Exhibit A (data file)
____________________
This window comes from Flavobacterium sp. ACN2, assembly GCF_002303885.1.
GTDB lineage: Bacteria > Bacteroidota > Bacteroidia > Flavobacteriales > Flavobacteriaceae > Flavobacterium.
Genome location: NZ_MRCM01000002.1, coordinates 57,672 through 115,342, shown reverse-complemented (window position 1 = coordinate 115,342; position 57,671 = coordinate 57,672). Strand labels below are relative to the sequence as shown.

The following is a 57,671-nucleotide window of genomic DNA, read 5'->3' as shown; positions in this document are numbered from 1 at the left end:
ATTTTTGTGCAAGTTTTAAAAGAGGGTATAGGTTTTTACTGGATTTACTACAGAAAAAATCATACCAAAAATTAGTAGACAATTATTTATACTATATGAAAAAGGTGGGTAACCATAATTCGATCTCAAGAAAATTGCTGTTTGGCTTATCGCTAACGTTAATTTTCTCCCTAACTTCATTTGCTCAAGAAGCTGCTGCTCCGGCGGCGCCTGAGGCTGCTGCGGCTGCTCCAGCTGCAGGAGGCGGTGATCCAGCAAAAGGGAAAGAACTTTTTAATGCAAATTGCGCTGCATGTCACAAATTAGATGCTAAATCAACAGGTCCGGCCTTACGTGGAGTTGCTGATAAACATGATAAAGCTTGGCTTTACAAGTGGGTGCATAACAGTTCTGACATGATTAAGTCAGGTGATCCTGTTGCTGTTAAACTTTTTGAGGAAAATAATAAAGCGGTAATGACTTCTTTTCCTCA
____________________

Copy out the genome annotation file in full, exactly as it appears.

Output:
This window comes from Flavobacterium sp. ACN2, assembly GCF_002303885.1.
GTDB lineage: Bacteria > Bacteroidota > Bacteroidia > Flavobacteriales > Flavobacteriaceae > Flavobacterium.
Genome location: NZ_MRCM01000002.1, coordinates 57,672 through 115,342, shown reverse-complemented (window position 1 = coordinate 115,342; position 57,671 = coordinate 57,672). Strand labels below are relative to the sequence as shown.

The following is a 57,671-nucleotide window of genomic DNA, read 5'->3' as shown; positions in this document are numbered from 1 at the left end:
ATTTTTGTGCAAGTTTTAAAAGAGGGTATAGGTTTTTACTGGATTTACTACAGAAAAAATCATACCAAAAATTAGTAGACAATTATTTATACTATATGAAAAAGGTGGGTAACCATAATTCGATCTCAAGAAAATTGCTGTTTGGCTTATCGCTAACGTTAATTTTCTCCCTAACTTCATTTGCTCAAGAAGCTGCTGCTCCGGCGGCGCCTGAGGCTGCTGCGGCTGCTCCAGCTGCAGGAGGCGGTGATCCAGCAAAAGGGAAAGAACTTTTTAATGCAAATTGCGCTGCATGTCACAAATTAGATGCTAAATCAACAGGTCCGGCCTTACGTGGAGTTGCTGATAAACATGATAAAGCTTGGCTTTACAAGTGGGTGCATAACAGTTCTGACATGATTAAGTCAGGTGATCCTGTTGCTGTTAAACTTTTTGAGGAAAATAATAAAGCGGTAATGACTTCTTTTCCTCA